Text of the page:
Hannah was literally snatched from the jaws of death in the summer of 2016 while waiting in the holding area of a small slaughterhouse. This picture of her lying on a platform was actually taken inside the slaughterhouse itself on the day she was rescued. Clearly, Hannah was in a very low desperate state by then and she could not know the urgency of her own situation.
Who knows how life had brought her to this point – had she once been a beloved pet? It is usual for gangs in villages to round up dogs from breeding farms, strays and stolen pets keeping them confined in horrific conditions until they are shipped all over China to be used for food and fur. Who knows how long she had been kept without food by this point. She was so weak from starvation that we had to carry her to safety.
Shortly after Yulin, we had travelled there on a tip from our worker who had left the town of Dongbei to see if we could bring back a dozen Samoyeds that had been delivered there days before. Our co-activist Qi Xin Zhao (Mr Zhao) has a quiet determination when it comes to communicating with the workers in such places and was somehow able to talk them into handing over some of the dogs which were held waiting to be brutally killed for their meat – a group of Samoyed dogs and Hannah.
Mr Zhao for some reason seems to have a wonderful way of appealing to the good nature of even the ugliest of traders to get them to hand over dogs. We were determined not to give the slaughterers large sums of money but to negotiate their release if we could through food safety laws or for a pittance. When Yulin ends the horror does not.
Having Samoyeds of my own I could not bear the idea these dogs would suffer. The journey to the slaughterhouse had been long and our open truck was hot and seemed pretty likely to break down.
I cannot even start to describe what we encountered in those 26 hours but in so many ways Dongbei was worse than Yulin. There was no festival atmosphere (not that it would have made things better) just the horrific stark reality of a horror that goes on day after day. Some slaughterhouses can kill up to 400 dogs a day but this place was actually a really small one with less than 20 dogs. The stench was unbearable and we were forced to pick our way through bits old carcass and fur.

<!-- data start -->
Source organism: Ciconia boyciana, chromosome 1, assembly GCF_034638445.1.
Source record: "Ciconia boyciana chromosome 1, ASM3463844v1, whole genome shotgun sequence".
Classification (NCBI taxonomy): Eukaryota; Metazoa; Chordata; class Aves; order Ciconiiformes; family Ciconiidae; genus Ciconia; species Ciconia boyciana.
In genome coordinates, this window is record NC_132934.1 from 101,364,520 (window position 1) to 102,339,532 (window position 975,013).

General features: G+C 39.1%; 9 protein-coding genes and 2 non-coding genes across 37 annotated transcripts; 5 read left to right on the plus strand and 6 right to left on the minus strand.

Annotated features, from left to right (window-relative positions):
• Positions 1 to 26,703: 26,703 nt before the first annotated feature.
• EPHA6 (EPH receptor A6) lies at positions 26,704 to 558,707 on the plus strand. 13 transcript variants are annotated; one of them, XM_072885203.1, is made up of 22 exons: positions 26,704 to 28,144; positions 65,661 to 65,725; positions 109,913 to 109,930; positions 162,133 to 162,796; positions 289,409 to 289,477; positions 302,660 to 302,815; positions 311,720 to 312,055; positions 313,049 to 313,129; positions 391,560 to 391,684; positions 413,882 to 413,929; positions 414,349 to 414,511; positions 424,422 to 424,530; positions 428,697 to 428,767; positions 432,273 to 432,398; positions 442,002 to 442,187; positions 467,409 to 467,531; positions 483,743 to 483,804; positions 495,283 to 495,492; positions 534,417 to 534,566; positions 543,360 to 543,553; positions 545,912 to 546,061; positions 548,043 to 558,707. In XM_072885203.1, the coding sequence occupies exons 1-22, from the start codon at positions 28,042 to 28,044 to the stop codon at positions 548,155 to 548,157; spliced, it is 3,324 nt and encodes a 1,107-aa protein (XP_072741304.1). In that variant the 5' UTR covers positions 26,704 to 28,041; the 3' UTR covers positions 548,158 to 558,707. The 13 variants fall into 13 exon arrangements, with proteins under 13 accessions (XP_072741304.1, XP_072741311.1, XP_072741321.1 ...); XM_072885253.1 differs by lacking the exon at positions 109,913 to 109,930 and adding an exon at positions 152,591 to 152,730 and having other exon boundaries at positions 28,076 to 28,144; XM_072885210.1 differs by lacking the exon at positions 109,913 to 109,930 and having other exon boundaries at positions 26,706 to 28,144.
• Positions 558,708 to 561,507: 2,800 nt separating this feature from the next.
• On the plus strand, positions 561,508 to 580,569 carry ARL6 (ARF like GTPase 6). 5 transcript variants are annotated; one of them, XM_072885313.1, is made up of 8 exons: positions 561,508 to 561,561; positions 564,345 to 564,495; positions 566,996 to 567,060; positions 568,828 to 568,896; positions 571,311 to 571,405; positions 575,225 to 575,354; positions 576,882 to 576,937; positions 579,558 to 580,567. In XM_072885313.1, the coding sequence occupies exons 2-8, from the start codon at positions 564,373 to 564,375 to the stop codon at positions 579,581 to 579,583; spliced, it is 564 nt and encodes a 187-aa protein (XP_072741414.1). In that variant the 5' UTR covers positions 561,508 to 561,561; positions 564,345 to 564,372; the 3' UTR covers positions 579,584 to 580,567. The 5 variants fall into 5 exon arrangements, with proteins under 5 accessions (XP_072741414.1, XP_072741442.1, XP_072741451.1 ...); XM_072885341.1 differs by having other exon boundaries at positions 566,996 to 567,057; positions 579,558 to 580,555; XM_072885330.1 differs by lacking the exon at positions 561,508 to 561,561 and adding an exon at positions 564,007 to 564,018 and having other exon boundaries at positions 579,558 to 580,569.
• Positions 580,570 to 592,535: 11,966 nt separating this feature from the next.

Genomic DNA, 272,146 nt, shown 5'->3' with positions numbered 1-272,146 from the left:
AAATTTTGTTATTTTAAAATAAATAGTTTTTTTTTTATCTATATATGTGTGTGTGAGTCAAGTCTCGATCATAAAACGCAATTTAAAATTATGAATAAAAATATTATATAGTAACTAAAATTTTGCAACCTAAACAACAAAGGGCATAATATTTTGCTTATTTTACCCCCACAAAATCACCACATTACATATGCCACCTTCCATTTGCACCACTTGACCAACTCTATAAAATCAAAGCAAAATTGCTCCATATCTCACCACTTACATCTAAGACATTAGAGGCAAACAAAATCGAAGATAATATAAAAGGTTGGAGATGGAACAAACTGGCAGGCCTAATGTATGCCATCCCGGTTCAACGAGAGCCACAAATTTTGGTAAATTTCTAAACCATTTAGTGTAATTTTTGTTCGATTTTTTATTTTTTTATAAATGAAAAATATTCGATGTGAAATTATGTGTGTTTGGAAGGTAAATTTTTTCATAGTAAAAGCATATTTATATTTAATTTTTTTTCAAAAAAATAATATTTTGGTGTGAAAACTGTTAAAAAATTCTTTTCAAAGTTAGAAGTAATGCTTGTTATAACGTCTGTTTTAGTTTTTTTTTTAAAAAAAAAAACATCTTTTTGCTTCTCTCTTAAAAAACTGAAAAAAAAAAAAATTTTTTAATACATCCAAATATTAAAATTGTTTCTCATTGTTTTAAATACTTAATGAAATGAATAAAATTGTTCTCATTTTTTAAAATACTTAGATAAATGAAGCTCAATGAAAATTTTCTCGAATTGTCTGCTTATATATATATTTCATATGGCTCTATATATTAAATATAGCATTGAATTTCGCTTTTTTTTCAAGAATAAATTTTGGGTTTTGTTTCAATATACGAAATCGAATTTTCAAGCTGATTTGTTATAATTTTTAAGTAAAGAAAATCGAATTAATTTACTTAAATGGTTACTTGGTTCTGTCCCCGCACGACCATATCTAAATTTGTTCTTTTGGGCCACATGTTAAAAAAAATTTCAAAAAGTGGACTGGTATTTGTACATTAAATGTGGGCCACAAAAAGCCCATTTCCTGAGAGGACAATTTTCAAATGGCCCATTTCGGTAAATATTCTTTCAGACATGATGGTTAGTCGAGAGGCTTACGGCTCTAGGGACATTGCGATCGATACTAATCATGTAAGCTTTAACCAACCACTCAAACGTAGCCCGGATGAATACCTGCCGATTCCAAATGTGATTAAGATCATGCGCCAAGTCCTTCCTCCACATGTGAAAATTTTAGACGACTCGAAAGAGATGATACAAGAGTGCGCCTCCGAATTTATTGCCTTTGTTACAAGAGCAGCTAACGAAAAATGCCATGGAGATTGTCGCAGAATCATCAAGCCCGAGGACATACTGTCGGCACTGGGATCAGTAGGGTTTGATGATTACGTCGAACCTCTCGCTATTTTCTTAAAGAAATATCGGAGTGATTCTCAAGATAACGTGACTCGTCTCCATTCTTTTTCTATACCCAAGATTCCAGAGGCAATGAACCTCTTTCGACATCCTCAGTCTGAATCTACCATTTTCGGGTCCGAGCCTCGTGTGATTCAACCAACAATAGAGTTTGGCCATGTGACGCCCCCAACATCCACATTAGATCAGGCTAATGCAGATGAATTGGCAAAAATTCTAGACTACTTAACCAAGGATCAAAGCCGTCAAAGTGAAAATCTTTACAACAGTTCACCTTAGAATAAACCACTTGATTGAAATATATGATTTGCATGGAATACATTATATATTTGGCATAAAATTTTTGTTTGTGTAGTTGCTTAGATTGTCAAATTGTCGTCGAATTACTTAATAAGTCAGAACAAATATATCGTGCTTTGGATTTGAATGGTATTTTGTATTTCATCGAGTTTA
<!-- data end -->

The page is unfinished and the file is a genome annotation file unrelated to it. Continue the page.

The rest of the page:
Mr Zhao miraculously made a deal on the other dogs and a labrador and then we saw Hannah – a dog with no fur high on the benches all skin and bones. We had no idea even what breed she was and she cost us RMB82 (less than £10). For some reason Samoyeds naturally seem to keep their optimism and joy, and they coped well with the journey back but Hannah was subdued and exhausted so she laid with us in the front.
At the shelter Mr Zhao runs single-handedly dogs are separated according to breed and sex, and since we do not yet have a functioning medical centre we try to isolate the sickest to contain infection. We knew in truth as we placed her with some of the rescued Yulin dogs there was not much we could do but provide as much nutrition as we could.
Over the months her fur grew back in a patchy way consistent with Cushing’s disease and all we wanted was to make her time with us a pain free as possible. There was a sweetness in her eyes (one brown, one blue) that captured our hearts and we advertised for a sponsor and found a lovely man who was able to donate £2.50 a month. This may not sound like a lot but actually for us every penny counts.
When I was back in China before Yulin this year as I raced to see ‘my’ rescued Samoyeds to my great surprise an incredible old English sheepdog came bounding towards me in recognition! She literally hugged me and I was overwhelmed so meet such a bundle of joy and excitement. Our volunteer Anna told me “She knows you – don’t you recognise her?”.
The eyes seemed familiar but I had no recollection of a sheep dog at the shelter. It was Hannah, of course. How strange to see this magnificent iconic British breed sitting there in the sun with her Samoyed friends.
Hannah finally found a new home
It took us a while but Hannah finally found a new loving home in Holland with Joanne.
We would so love to find more homes for our dogs especially the larger ones.
We cannot do any of this without your help. Our dogs need real help, not just likes on our posts although we appreciate if you can not help you will share our work.
This is what it costs to bring a medium/large dog to Europe with the incredible deals we have negotiated.
Rabies and other shots £25
Microchipping £5. Blood test and passport £150 Compulsory ID card £60
Exit health check £110
Travel box £70
Transport to the airport and health check centre £50
Flight with a volunteer on average £250
Transport from Europe to final destination £100
Total = £820
Travel to Europe and the USA is quite similar – EU1000/$1000
A huge sum for some kind-hearted adopters perhaps – yet not impossible. By the time is a dog is selected and prepared to fly with all tests it can take 6 months so that is just £30 a week to raise and we will always help to fundraise.
Hannah’s plight, the cruelty Britain’s most iconic dog was subjected to was unbearable to witness. Let’s bring her to a new home and a loving family. Her loyalty will be worth it.
For more information on adoption please contact us firstname.lastname@example.org
As a UK registered charity (no. 115424) and a registered 501(c)3, donations are tax deductible.
Thank you for caring.
Julia de Cadenet